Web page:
New Delhi: Chief Justice of India N. V. Ramana asked the question while hearing a plea from a retired military officer, Major General (retired) S G Vombatkere, who was challenging Section 124 A of the Indian Penal Code, which deals with sedition.
Throwing a frequent challenge to the validity of a law is not a healthy practice, said former Chief Justice of Supreme Court, Retd Justice Ranjan Gogoi, and virtually opposed scrapping the controversial and much debated Sedition law.
"You don't throw out the law, you enforce the law in the manner it should be done. That to my mind is the solution," Mr. Gogoi told Times Now TV in an interview.
Justice Gogoi maintained, the abuse of law is always a "possibility" but asserted, "Why do the laws have to be changed?"
"If the law is misused there are ways and means of remedying the situation," he said it was different from throwing up a challenge to the 'validity' of the law itself.
He said the validity of the law is a "very serious matter, and it is an out of the ordinary matter which should be resorted to in the last instance."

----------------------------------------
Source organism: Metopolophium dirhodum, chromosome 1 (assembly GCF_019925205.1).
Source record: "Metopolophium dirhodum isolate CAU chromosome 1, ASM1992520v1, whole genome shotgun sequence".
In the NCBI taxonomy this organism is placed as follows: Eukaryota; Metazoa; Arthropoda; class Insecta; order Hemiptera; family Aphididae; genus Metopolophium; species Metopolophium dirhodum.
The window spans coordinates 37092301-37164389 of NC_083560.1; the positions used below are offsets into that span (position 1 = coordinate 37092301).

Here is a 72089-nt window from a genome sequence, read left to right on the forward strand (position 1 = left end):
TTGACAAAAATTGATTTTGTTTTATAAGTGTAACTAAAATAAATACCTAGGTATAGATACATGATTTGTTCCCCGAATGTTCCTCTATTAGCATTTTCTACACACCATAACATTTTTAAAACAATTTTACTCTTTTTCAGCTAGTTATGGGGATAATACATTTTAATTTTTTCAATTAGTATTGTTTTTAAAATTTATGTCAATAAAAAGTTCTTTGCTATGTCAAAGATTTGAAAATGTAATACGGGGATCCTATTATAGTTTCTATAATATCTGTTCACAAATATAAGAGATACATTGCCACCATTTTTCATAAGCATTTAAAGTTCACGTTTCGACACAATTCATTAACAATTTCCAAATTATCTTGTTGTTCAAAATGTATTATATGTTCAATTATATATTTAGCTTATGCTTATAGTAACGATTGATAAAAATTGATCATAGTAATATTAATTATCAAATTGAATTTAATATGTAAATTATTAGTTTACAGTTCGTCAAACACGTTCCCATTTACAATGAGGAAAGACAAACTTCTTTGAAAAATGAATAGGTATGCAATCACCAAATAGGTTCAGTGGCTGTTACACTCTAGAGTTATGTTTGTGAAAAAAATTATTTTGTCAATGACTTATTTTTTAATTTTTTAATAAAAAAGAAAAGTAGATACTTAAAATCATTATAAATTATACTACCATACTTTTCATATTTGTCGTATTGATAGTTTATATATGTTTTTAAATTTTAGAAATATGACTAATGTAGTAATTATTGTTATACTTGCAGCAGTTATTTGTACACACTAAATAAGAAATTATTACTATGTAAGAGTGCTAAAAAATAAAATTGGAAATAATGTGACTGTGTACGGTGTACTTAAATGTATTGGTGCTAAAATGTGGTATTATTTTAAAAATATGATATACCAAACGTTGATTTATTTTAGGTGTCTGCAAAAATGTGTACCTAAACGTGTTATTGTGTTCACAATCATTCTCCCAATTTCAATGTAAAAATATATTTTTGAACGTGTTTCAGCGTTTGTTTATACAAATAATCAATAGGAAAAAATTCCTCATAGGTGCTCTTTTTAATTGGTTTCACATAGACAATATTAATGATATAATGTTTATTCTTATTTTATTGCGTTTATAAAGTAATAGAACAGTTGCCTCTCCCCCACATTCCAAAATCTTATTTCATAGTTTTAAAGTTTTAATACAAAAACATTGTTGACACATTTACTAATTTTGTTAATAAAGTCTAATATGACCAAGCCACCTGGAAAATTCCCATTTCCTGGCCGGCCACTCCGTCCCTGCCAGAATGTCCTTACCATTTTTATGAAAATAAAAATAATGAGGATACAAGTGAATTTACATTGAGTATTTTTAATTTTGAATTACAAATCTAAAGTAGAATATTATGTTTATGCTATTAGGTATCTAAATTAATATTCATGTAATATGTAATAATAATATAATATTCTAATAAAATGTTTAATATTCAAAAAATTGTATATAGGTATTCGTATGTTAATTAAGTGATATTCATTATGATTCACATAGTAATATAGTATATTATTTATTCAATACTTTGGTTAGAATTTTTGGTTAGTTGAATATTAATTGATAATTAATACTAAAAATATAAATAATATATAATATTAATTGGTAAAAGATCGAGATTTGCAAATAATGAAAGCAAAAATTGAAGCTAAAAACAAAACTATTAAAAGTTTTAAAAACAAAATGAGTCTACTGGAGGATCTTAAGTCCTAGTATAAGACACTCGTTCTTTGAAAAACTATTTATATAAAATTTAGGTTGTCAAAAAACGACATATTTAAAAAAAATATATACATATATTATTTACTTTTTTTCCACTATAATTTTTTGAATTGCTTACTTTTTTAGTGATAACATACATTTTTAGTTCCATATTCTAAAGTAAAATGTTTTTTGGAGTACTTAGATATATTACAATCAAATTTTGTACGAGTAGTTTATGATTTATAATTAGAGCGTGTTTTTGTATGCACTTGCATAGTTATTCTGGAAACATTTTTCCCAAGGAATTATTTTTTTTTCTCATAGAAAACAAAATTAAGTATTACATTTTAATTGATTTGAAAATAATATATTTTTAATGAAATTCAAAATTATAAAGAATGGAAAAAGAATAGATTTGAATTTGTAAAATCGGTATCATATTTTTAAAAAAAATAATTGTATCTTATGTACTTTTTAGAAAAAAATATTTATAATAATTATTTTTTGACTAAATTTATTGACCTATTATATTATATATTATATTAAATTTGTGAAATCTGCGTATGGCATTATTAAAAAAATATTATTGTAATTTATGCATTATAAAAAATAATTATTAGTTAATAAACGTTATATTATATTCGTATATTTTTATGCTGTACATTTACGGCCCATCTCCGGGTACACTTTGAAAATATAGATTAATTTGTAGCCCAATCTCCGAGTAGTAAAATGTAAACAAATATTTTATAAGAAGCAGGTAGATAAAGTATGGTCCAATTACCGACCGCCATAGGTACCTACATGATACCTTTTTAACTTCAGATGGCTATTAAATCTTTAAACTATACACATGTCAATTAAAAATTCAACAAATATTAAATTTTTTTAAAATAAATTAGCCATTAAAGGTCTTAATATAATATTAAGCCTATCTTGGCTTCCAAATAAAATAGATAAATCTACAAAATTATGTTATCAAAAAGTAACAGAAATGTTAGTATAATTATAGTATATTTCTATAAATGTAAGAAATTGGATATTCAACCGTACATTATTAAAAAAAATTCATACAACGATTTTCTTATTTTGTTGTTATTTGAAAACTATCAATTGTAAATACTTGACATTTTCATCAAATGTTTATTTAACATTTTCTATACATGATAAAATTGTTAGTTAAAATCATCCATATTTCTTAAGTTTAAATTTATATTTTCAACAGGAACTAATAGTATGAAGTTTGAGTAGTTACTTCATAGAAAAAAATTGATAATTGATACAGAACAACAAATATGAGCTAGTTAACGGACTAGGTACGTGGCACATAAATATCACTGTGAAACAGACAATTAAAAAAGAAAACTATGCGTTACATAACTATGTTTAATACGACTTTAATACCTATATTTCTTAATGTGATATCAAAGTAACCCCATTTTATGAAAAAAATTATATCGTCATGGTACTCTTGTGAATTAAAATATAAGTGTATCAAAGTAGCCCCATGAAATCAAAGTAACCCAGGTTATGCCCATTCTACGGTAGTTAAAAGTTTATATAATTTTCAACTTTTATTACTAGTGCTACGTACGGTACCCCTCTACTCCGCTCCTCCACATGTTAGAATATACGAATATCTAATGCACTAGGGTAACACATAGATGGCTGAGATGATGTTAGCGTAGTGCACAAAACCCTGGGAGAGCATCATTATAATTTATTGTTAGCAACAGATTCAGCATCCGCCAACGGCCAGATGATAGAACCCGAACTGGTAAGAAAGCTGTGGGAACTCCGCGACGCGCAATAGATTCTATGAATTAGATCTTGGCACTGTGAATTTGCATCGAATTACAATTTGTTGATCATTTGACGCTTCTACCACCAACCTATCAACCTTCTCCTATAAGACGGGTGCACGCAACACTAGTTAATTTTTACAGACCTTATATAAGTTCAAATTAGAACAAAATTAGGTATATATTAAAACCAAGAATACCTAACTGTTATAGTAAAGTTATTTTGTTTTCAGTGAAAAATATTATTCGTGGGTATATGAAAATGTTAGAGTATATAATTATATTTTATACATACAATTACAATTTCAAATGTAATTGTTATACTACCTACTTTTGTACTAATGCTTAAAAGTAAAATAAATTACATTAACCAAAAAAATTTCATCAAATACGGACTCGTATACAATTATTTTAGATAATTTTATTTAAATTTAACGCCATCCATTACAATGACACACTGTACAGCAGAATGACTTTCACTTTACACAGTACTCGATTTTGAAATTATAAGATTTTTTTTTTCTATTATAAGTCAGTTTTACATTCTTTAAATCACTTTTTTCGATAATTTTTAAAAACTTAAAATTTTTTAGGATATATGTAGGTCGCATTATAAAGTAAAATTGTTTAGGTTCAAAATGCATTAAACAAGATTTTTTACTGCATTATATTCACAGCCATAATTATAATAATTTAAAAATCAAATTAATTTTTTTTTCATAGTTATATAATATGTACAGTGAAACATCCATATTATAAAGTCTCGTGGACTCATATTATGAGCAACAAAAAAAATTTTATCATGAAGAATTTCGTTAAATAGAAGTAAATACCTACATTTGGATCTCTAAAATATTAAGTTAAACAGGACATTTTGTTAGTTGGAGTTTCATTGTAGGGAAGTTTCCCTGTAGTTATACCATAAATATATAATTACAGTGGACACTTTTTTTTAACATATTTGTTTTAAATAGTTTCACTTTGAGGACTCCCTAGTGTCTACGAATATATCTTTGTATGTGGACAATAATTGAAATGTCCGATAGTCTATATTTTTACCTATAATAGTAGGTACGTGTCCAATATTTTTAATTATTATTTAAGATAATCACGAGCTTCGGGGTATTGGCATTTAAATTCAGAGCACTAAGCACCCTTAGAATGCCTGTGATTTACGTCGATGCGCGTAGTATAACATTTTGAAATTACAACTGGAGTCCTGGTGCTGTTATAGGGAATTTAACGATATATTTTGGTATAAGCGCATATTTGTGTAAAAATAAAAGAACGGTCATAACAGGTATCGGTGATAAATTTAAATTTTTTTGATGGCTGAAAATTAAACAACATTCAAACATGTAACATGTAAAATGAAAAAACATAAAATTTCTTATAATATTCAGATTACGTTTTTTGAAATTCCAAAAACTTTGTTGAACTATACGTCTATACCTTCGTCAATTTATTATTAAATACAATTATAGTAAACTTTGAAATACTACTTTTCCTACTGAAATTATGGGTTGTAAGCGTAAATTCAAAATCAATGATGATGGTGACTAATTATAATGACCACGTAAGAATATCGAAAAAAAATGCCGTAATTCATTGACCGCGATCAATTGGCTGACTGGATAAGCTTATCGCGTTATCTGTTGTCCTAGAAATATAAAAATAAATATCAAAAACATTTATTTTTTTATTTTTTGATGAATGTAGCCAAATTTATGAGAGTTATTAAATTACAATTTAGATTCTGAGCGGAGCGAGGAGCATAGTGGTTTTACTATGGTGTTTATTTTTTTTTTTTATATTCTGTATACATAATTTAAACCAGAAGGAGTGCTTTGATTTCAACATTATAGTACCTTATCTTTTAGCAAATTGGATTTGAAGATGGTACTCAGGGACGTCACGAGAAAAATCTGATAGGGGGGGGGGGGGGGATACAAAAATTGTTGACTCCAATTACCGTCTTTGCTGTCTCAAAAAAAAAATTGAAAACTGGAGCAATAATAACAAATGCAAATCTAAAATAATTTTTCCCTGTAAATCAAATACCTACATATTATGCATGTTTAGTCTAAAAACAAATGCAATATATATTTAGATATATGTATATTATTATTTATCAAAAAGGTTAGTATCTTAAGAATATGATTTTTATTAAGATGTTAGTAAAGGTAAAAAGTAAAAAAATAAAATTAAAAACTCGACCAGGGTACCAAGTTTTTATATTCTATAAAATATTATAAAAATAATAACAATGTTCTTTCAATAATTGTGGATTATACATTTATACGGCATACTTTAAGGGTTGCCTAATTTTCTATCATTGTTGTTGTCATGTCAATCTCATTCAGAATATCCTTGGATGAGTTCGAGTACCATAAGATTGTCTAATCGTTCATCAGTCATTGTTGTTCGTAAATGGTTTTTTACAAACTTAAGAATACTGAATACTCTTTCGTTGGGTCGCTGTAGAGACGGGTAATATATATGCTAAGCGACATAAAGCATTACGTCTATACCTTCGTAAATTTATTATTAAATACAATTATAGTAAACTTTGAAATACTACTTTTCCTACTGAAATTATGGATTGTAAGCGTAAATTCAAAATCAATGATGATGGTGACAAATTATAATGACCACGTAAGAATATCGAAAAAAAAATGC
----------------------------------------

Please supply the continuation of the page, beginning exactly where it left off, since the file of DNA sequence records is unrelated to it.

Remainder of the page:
“Mr. Gogoi, now a nominated member of Rajya Sabha, also clarified that the Supreme Court repeatedly has said the bonafide criticism of the government or governmental functioning is not sedition.”
To a question, he said: "So far chilling effect (of sedition law) on free speech is concerned..nothing prevents a citizen from criticizing the government."
He further said the guidelines on sedition law and its enforcement are clear.
"....From 1962 to 1995 and even 2021 Vinod Dua (case). Go through the judgments the guidelines (on Sedition law) are very clear. Criticism of a government is not sedition. There is a Lakshman Rekha, you need something more than that. The speech must have the effect of inciting people to overthrow a government that is sedition," Justice Gogoi said.
"Three judgments have clearly laid down what are the parameters of the law on sedition," he added.
The Supreme Court of India has posed a question before the Narendra Modi government lately asking, - Is the sedition law still necessary after 75 years of independence?”
Chief Justice of India N. V. Ramana asked the question while hearing a plea from a retired military officer, Major General (retired) S G Vombatkere, who was challenging Section 124 A of the Indian Penal Code, which deals with sedition.
BJP spokesperson Sambit Patra has said as a threat of terrorism still exists, thus - "We do need laws those can act as a deterrent and prevent these forces."